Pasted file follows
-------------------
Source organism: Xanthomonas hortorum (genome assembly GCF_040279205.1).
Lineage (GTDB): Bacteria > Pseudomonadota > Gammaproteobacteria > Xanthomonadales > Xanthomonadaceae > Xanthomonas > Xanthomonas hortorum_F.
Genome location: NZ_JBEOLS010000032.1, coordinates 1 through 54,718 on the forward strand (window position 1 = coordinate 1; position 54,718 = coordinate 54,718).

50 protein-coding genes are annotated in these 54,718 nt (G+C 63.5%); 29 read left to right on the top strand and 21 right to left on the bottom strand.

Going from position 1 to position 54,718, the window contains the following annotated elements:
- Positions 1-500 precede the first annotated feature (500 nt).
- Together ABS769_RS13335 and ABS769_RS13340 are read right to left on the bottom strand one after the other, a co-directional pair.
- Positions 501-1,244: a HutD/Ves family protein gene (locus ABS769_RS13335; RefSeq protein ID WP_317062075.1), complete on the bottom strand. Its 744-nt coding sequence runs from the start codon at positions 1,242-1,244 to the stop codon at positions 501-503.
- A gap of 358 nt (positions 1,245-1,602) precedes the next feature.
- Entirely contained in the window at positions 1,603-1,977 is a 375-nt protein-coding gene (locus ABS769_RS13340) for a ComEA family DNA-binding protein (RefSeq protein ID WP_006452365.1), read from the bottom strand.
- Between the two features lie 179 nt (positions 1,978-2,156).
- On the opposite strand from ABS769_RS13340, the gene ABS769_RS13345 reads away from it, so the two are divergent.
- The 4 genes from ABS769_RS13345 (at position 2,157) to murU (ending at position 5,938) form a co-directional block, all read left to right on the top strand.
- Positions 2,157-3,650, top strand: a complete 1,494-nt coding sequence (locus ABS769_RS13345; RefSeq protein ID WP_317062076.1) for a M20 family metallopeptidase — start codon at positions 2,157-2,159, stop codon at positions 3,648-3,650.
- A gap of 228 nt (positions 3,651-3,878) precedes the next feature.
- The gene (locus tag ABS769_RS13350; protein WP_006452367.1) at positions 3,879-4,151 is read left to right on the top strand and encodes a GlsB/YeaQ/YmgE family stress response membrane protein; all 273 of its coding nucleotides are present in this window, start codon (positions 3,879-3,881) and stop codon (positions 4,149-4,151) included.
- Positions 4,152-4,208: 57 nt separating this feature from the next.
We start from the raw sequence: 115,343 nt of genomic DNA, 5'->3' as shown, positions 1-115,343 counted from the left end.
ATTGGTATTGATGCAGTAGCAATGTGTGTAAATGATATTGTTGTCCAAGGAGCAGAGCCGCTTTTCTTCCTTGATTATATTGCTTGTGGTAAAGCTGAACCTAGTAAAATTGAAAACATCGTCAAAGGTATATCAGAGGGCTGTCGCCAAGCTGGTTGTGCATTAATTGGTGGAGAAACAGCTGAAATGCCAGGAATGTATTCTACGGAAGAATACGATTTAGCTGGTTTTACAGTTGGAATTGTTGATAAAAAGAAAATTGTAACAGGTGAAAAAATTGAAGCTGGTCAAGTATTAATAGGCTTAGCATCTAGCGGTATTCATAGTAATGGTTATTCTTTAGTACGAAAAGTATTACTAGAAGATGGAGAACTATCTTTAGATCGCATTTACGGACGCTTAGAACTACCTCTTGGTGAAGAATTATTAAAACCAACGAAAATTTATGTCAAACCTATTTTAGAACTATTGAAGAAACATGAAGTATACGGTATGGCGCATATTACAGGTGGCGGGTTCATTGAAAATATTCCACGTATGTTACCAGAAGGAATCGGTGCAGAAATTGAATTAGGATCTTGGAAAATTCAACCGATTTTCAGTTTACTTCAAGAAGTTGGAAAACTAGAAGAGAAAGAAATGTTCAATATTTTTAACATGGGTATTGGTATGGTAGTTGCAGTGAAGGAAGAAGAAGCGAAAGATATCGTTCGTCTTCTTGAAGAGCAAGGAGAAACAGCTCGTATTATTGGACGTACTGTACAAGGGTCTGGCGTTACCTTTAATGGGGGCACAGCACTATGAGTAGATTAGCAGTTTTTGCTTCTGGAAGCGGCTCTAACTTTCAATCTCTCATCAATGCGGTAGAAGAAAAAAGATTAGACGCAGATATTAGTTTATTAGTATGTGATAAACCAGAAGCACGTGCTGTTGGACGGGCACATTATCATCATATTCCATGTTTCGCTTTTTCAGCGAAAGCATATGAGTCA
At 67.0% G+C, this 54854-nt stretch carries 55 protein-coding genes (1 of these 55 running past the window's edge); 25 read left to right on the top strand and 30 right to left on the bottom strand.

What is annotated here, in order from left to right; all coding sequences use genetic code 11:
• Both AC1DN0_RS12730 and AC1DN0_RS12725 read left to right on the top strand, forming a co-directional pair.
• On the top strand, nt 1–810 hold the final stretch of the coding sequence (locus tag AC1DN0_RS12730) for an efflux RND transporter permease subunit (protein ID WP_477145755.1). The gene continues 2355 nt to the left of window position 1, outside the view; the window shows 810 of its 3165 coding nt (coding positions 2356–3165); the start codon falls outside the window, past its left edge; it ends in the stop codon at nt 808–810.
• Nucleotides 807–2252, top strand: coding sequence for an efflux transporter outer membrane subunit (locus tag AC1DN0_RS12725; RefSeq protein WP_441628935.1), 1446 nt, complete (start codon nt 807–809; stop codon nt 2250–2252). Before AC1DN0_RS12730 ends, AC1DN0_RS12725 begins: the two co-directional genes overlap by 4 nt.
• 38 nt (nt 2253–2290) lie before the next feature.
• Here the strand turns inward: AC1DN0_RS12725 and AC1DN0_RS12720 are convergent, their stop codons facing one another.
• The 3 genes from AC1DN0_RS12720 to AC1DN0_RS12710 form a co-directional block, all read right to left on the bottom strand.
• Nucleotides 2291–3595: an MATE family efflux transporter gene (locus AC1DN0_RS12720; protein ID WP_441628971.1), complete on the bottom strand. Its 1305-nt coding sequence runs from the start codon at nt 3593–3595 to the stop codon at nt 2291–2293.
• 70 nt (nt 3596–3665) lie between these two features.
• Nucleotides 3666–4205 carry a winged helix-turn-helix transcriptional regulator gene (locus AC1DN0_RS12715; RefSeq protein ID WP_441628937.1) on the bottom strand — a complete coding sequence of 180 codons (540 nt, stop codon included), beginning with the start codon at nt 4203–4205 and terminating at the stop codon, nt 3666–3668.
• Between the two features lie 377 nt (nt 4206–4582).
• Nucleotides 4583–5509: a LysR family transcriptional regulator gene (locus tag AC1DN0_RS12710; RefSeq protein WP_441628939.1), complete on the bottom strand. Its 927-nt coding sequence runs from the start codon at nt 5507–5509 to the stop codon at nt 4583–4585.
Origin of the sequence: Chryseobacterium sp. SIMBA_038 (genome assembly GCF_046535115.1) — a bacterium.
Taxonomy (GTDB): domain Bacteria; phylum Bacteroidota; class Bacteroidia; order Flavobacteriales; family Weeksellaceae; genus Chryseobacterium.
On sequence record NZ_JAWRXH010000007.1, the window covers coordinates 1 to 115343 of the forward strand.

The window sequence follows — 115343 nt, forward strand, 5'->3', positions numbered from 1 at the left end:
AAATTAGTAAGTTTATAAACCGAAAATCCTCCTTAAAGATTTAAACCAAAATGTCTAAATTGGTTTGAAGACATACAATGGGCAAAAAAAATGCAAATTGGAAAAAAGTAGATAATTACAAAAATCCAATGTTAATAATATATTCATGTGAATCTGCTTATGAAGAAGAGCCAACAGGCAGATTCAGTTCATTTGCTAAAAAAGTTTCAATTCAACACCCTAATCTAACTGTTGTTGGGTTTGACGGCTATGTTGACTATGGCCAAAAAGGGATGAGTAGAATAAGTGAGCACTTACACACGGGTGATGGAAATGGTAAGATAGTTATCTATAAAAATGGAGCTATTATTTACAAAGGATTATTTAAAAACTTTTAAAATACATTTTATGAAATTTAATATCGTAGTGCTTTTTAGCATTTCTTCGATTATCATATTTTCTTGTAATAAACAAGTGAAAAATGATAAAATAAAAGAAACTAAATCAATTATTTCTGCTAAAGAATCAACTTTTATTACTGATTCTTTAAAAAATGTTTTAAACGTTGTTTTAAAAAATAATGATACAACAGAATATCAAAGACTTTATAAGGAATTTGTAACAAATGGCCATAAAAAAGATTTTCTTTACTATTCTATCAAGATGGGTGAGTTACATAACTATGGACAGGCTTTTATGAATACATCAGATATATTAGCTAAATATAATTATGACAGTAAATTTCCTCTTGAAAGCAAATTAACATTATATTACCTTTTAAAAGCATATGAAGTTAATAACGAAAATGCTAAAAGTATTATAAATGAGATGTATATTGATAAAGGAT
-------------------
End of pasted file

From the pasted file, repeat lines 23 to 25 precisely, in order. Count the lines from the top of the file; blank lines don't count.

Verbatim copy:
• On the top strand, nt 1–810 hold the final stretch of the coding sequence (locus tag AC1DN0_RS12730) for an efflux RND transporter permease subunit (protein ID WP_477145755.1). The gene continues 2355 nt to the left of window position 1, outside the view; the window shows 810 of its 3165 coding nt (coding positions 2356–3165); the start codon falls outside the window, past its left edge; it ends in the stop codon at nt 808–810.
• Nucleotides 807–2252, top strand: coding sequence for an efflux transporter outer membrane subunit (locus tag AC1DN0_RS12725; RefSeq protein WP_441628935.1), 1446 nt, complete (start codon nt 807–809; stop codon nt 2250–2252). Before AC1DN0_RS12730 ends, AC1DN0_RS12725 begins: the two co-directional genes overlap by 4 nt.
• 38 nt (nt 2253–2290) lie before the next feature.